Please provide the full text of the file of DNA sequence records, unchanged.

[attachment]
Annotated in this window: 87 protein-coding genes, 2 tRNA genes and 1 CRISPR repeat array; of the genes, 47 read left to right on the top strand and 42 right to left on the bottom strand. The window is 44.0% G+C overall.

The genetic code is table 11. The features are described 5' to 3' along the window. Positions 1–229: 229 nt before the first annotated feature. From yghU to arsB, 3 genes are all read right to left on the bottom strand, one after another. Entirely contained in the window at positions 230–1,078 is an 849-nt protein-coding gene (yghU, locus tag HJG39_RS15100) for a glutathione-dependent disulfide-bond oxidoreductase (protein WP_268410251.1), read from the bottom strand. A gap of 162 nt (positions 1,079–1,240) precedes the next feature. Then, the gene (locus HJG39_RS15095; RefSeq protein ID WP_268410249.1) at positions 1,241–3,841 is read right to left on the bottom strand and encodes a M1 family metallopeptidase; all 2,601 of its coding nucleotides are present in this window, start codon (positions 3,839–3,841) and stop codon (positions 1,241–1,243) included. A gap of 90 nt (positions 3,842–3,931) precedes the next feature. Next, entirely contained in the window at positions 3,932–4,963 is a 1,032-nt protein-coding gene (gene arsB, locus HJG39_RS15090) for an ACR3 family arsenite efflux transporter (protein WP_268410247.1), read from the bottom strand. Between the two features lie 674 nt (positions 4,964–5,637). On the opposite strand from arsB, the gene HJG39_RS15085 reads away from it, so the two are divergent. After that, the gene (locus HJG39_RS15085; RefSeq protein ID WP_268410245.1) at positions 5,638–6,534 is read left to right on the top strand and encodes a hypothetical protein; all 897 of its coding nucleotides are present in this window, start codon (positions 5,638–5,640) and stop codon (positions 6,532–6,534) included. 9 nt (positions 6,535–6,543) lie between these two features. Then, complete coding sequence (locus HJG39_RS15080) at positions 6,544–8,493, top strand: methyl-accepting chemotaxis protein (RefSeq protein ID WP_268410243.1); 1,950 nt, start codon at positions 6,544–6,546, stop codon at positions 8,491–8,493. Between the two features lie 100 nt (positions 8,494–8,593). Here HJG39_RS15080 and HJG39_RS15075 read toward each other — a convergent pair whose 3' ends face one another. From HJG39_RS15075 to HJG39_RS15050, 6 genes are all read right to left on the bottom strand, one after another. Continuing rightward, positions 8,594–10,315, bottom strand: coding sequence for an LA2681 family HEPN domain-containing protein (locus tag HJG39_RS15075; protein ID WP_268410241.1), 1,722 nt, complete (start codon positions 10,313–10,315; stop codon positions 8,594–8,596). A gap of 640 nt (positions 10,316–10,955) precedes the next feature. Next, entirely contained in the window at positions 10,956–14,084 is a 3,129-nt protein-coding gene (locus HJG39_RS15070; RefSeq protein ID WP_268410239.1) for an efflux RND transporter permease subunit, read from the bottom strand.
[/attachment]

Annotated in this window: 87 protein-coding genes, 2 tRNA genes and 1 CRISPR repeat array; of the genes, 47 read left to right on the top strand and 42 right to left on the bottom strand. The window is 44.0% G+C overall.

The genetic code is table 11. The features are described 5' to 3' along the window. Positions 1–229: 229 nt before the first annotated feature. From yghU to arsB, 3 genes are all read right to left on the bottom strand, one after another. Entirely contained in the window at positions 230–1,078 is an 849-nt protein-coding gene (yghU, locus tag HJG39_RS15100) for a glutathione-dependent disulfide-bond oxidoreductase (protein WP_268410251.1), read from the bottom strand. A gap of 162 nt (positions 1,079–1,240) precedes the next feature. Then, the gene (locus HJG39_RS15095; RefSeq protein ID WP_268410249.1) at positions 1,241–3,841 is read right to left on the bottom strand and encodes a M1 family metallopeptidase; all 2,601 of its coding nucleotides are present in this window, start codon (positions 3,839–3,841) and stop codon (positions 1,241–1,243) included. A gap of 90 nt (positions 3,842–3,931) precedes the next feature. Next, entirely contained in the window at positions 3,932–4,963 is a 1,032-nt protein-coding gene (gene arsB, locus HJG39_RS15090) for an ACR3 family arsenite efflux transporter (protein WP_268410247.1), read from the bottom strand. Between the two features lie 674 nt (positions 4,964–5,637). On the opposite strand from arsB, the gene HJG39_RS15085 reads away from it, so the two are divergent. After that, the gene (locus HJG39_RS15085; RefSeq protein ID WP_268410245.1) at positions 5,638–6,534 is read left to right on the top strand and encodes a hypothetical protein; all 897 of its coding nucleotides are present in this window, start codon (positions 5,638–5,640) and stop codon (positions 6,532–6,534) included. 9 nt (positions 6,535–6,543) lie between these two features. Then, complete coding sequence (locus HJG39_RS15080) at positions 6,544–8,493, top strand: methyl-accepting chemotaxis protein (RefSeq protein ID WP_268410243.1); 1,950 nt, start codon at positions 6,544–6,546, stop codon at positions 8,491–8,493. Between the two features lie 100 nt (positions 8,494–8,593). Here HJG39_RS15080 and HJG39_RS15075 read toward each other — a convergent pair whose 3' ends face one another. From HJG39_RS15075 to HJG39_RS15050, 6 genes are all read right to left on the bottom strand, one after another. Continuing rightward, positions 8,594–10,315, bottom strand: coding sequence for an LA2681 family HEPN domain-containing protein (locus tag HJG39_RS15075; protein ID WP_268410241.1), 1,722 nt, complete (start codon positions 10,313–10,315; stop codon positions 8,594–8,596). A gap of 640 nt (positions 10,316–10,955) precedes the next feature. Next, entirely contained in the window at positions 10,956–14,084 is a 3,129-nt protein-coding gene (locus HJG39_RS15070; RefSeq protein ID WP_268410239.1) for an efflux RND transporter permease subunit, read from the bottom strand.